The process seemed relatively painless, although labor intensive, until they tried processing a card. It was denied.

At that point, owner Keith “Doc” Ruter reached out to the processing house. He was told that because of Chase Bank’s decision to have “nothing to do with the firearms industry” was closing the account.

“I tried to talk with them,” Ruter told me, “but they wanted no part of it.”

Fortunately, Ruter’s Access point-of-sale system from Gearfire could be modified to process his credit card processing and Smokin’Gun Worx was quickly back in business. “Gearfire got busy,” he explained, “and we were able to process on Gearfire.”

But not every retailer is a NSSF 5-Star facility like this one in Forreston, Illinois. We also learned than another facility (we’ve been asked not to name it) faced with similar challenges made the decision to close, effective April 3.

I spoke about the problem with Dan Edwards, owner of, a company that helps find credit card processing for retailers- including those in the gun business. What I learned was that in many companies inside the merchant services industry “gun related accounts” are not wanted.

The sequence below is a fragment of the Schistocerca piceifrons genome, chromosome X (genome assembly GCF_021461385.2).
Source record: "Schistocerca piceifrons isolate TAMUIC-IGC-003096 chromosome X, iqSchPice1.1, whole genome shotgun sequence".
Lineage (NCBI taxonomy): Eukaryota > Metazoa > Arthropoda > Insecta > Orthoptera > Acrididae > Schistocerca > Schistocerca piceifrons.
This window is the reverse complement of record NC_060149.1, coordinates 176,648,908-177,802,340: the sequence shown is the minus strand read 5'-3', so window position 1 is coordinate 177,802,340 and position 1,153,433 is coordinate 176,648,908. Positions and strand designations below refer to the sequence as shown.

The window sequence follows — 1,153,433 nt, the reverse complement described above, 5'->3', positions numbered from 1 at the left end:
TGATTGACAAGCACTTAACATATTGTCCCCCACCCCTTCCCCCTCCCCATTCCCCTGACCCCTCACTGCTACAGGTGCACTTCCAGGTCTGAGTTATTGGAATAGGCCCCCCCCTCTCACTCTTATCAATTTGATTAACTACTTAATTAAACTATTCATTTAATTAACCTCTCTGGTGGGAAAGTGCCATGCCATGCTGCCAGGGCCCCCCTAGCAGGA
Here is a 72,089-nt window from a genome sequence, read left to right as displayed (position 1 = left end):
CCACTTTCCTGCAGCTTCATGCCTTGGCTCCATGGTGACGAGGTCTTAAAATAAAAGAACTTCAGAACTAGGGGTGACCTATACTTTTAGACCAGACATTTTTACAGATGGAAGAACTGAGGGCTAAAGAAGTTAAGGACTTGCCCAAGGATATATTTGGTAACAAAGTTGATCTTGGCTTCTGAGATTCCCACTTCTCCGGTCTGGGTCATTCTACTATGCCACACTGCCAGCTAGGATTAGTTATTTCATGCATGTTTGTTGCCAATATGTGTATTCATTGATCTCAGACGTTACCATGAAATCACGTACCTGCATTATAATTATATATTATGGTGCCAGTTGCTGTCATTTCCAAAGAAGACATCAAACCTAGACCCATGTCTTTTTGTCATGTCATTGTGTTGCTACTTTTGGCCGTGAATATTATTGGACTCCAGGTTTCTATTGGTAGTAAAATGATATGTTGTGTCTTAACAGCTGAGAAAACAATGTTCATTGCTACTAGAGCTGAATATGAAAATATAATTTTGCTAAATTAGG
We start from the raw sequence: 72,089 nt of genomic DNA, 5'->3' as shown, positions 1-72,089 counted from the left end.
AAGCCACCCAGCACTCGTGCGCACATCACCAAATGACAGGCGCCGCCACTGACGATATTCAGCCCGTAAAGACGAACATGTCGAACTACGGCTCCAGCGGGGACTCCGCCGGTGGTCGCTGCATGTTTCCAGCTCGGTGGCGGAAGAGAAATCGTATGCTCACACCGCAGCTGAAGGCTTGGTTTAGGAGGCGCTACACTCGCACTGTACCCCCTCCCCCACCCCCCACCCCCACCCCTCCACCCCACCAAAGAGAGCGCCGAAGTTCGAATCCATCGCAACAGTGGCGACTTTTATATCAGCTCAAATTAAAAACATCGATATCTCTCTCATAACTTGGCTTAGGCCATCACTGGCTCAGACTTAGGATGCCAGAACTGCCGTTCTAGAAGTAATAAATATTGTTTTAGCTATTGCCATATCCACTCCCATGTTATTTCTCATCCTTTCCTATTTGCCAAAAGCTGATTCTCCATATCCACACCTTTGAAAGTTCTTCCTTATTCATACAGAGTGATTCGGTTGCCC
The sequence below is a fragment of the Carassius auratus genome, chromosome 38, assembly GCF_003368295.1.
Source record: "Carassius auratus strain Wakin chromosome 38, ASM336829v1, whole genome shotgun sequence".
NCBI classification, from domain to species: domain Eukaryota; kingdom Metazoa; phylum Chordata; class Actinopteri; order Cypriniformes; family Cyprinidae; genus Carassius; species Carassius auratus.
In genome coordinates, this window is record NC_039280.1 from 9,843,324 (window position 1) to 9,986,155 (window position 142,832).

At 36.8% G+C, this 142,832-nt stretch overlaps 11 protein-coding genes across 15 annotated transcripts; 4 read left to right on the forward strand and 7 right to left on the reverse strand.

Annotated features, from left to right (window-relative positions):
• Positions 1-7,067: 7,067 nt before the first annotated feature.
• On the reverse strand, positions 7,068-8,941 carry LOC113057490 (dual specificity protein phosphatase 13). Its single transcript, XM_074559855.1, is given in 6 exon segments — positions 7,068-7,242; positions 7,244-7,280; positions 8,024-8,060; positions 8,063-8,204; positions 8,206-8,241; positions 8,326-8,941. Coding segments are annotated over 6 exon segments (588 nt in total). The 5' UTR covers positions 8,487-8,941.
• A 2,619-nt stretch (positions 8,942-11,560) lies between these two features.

“They (gun businesses) are definitely not on the favored nation status,” Edwards told me, “many companies like FirstData have cancelled all gun related accounts -and that includes guns, accessories, whatever.”

For Evans, who got into the merchant services industry in 2010 after selling his previous company, the difficulty in finding reliable sourcing - at affordable prices- is one reason why he takes on the job of finding clearing services for gun-related companies.

“I’m a guy who grew up hunting, fishing, shooting,” he says, “and I wanted to get into the gun businesses. My goal is to help, and I’m determined to be a personal contact for these dealers.”

“I won’t go away,” he said, “and my goal’s always the same- to get every customer the best price on the best service possible.”

Unfortunately, it seems, gun-related businesses, despite claims to the contrary, are on the imperiled, if not endangered, species list with many of the companies that have taken on the values of the “cancel culture.”

We’ll keep you posted.

— Jim Shepherd